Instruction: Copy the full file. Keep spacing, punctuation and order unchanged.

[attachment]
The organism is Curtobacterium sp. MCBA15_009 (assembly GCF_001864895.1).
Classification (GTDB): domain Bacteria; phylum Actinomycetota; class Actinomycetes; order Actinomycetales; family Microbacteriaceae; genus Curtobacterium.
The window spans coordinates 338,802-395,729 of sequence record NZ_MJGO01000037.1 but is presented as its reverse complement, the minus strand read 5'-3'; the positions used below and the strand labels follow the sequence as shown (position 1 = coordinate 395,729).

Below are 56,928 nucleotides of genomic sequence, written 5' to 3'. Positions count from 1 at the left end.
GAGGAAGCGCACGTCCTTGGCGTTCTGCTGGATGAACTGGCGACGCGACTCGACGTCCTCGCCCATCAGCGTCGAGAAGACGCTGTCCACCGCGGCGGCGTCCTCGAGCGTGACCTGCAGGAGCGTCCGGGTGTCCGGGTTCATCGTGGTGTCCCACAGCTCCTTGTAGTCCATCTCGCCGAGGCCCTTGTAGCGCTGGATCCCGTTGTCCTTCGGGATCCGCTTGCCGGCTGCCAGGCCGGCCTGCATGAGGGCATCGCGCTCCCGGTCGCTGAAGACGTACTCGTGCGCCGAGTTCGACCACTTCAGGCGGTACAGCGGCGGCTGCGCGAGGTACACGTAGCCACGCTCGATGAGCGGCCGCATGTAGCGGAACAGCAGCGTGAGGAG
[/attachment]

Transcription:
The organism is Curtobacterium sp. MCBA15_009 (assembly GCF_001864895.1).
Classification (GTDB): domain Bacteria; phylum Actinomycetota; class Actinomycetes; order Actinomycetales; family Microbacteriaceae; genus Curtobacterium.
The window spans coordinates 338,802-395,729 of sequence record NZ_MJGO01000037.1 but is presented as its reverse complement, the minus strand read 5'-3'; the positions used below and the strand labels follow the sequence as shown (position 1 = coordinate 395,729).

Below are 56,928 nucleotides of genomic sequence, written 5' to 3'. Positions count from 1 at the left end.
GAGGAAGCGCACGTCCTTGGCGTTCTGCTGGATGAACTGGCGACGCGACTCGACGTCCTCGCCCATCAGCGTCGAGAAGACGCTGTCCACCGCGGCGGCGTCCTCGAGCGTGACCTGCAGGAGCGTCCGGGTGTCCGGGTTCATCGTGGTGTCCCACAGCTCCTTGTAGTCCATCTCGCCGAGGCCCTTGTAGCGCTGGATCCCGTTGTCCTTCGGGATCCGCTTGCCGGCTGCCAGGCCGGCCTGCATGAGGGCATCGCGCTCCCGGTCGCTGAAGACGTACTCGTGCGCCGAGTTCGACCACTTCAGGCGGTACAGCGGCGGCTGCGCGAGGTACACGTAGCCACGCTCGATGAGCGGCCGCATGTAGCGGAACAGCAGCGTGAGGAG